One of the many VR projects underway at Charles River is VECTOR, a mission command planning tool that lets a large group of commanders participate in a virtual command room, interacting with a strategic map in 3D. VECTOR leverages advances in VR hardware and software to distribute a command post—typically a single room in a real-world location—over a much broader geographic area, where many different staff can participate.

At Charles River, XR tends to be used for three main applications: collaboration tools (e.g., VECTOR), task support tools (e.g., BARRACUDA), and training simulations. Some applications use both VR and AR, such as VECTOR. Mission planners must study battlefields from home base—where the full immersion of VR can be helpful—but also while out on deployment, where AR makes the most sense.

Scientists at Charles River have found that AR and VR are rarely if ever used interchangeably; they are typically best suited to do different things.

“VR is good for environments that are really hard to recreate… AR is really good if you’re doing a job in the real world and you need to augment your info,” said scientist Caroline Kingsley, who leads the BARRACUDA project. “If you’re trying to train combat medics, and there are all these casualties everywhere, then [without VR] you need to act all those out and it’s really expensive.”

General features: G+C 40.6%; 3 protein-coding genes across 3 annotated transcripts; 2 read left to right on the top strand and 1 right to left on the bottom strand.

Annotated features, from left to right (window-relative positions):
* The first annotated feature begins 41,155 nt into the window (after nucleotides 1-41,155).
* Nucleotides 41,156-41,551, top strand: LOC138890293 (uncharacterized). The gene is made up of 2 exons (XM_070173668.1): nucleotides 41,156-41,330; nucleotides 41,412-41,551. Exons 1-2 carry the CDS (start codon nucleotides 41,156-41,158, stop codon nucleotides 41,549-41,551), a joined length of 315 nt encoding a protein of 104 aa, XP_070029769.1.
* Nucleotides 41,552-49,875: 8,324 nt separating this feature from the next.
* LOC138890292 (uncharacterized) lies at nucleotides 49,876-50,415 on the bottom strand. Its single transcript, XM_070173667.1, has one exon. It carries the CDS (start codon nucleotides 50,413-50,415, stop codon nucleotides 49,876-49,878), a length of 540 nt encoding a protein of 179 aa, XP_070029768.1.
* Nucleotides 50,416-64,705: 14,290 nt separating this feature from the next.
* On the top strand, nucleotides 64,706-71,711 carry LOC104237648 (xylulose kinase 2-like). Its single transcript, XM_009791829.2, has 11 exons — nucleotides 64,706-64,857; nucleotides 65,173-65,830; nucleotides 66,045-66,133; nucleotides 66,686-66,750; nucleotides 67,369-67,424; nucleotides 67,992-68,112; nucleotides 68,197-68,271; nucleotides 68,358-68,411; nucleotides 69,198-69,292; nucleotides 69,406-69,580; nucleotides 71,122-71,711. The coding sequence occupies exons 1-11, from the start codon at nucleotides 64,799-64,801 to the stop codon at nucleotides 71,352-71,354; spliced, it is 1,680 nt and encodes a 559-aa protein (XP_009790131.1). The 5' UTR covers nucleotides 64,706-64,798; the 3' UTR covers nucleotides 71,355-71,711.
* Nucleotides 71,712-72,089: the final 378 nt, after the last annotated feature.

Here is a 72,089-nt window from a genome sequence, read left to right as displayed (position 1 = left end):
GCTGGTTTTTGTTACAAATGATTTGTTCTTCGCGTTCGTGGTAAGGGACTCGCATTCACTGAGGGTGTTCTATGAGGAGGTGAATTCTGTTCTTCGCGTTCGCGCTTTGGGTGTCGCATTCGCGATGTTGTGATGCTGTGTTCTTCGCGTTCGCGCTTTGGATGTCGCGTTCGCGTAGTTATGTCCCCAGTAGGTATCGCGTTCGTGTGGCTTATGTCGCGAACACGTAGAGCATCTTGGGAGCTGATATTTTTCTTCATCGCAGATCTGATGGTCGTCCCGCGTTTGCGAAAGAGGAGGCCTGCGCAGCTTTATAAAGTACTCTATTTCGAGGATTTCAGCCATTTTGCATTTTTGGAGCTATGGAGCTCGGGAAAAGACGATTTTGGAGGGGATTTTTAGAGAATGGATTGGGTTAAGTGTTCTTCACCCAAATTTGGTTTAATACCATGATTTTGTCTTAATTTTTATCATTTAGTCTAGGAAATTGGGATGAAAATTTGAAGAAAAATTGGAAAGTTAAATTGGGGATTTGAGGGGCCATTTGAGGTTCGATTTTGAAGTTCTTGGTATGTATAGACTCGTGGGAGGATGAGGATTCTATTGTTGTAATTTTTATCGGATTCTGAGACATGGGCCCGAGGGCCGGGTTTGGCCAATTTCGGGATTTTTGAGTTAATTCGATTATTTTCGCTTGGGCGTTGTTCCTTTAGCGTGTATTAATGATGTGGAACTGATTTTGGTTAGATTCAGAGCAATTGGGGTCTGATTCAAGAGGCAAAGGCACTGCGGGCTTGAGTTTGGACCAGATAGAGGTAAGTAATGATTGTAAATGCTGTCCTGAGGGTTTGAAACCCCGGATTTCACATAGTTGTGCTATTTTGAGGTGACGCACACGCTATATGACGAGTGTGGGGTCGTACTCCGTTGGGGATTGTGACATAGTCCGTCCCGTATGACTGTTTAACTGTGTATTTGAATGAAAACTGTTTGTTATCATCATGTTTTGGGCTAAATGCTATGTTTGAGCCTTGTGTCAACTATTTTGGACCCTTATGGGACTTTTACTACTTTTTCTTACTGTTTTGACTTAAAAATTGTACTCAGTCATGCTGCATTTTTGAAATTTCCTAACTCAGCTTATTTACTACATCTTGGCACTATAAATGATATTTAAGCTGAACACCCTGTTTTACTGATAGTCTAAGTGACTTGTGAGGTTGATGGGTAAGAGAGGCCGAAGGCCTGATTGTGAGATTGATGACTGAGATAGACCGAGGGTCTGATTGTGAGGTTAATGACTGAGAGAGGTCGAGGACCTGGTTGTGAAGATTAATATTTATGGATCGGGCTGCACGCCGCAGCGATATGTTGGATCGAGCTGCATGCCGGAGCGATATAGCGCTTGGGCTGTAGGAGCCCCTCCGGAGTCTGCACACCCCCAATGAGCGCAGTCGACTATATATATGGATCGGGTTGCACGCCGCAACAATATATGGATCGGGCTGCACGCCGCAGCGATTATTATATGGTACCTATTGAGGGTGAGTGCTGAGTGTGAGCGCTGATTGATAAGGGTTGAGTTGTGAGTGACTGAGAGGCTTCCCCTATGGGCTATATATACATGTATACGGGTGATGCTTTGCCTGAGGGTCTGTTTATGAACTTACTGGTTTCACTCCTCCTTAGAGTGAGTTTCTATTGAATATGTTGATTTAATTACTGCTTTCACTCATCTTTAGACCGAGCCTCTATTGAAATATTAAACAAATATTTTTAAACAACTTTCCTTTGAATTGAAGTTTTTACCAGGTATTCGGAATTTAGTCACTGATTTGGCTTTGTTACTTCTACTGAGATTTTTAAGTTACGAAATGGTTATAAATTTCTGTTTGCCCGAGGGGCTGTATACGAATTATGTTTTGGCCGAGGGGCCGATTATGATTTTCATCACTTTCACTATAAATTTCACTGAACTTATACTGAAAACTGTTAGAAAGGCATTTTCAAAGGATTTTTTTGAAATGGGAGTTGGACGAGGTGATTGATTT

The Cost of Replacing Reality

Part of what makes XR challenging to develop is its fundamental dependency on immersion, which typically requires hardware solutions—headsets or smart glasses to provide natural visual engagement; hand trackers so that users can touch and grab things; and so on. Ten years ago, much of this hardware was lacking, and not coincidentally, XR activities at Charles River were minimal.

However, in the last several years, hardware that enables XR has become increasingly available; and not only that, but it’s become powerful, useful, and affordable. Although these improvements have allowed XR applications at Charles River to become commonplace, the immaturity of the hardware and hardware/software integration ecosystem has posed a formidable challenge.